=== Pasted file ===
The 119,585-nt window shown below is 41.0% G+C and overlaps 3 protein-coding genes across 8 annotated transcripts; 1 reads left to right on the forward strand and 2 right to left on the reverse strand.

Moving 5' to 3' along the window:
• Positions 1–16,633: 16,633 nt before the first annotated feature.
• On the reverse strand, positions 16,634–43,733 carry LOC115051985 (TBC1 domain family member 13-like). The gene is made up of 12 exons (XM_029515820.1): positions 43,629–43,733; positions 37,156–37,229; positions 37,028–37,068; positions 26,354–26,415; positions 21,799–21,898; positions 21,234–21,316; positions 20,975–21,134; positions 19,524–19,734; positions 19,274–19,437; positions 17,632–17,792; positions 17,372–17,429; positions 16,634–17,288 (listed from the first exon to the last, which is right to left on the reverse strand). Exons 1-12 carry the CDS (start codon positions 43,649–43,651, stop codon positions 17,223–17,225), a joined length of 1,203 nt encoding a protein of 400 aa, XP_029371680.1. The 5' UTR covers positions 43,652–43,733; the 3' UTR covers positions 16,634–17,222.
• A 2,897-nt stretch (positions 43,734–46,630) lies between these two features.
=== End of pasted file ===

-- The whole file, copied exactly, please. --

The 119,585-nt window shown below is 41.0% G+C and overlaps 3 protein-coding genes across 8 annotated transcripts; 1 reads left to right on the forward strand and 2 right to left on the reverse strand.

Moving 5' to 3' along the window:
• Positions 1–16,633: 16,633 nt before the first annotated feature.
• On the reverse strand, positions 16,634–43,733 carry LOC115051985 (TBC1 domain family member 13-like). The gene is made up of 12 exons (XM_029515820.1): positions 43,629–43,733; positions 37,156–37,229; positions 37,028–37,068; positions 26,354–26,415; positions 21,799–21,898; positions 21,234–21,316; positions 20,975–21,134; positions 19,524–19,734; positions 19,274–19,437; positions 17,632–17,792; positions 17,372–17,429; positions 16,634–17,288 (listed from the first exon to the last, which is right to left on the reverse strand). Exons 1-12 carry the CDS (start codon positions 43,649–43,651, stop codon positions 17,223–17,225), a joined length of 1,203 nt encoding a protein of 400 aa, XP_029371680.1. The 5' UTR covers positions 43,652–43,733; the 3' UTR covers positions 16,634–17,222.
• A 2,897-nt stretch (positions 43,734–46,630) lies between these two features.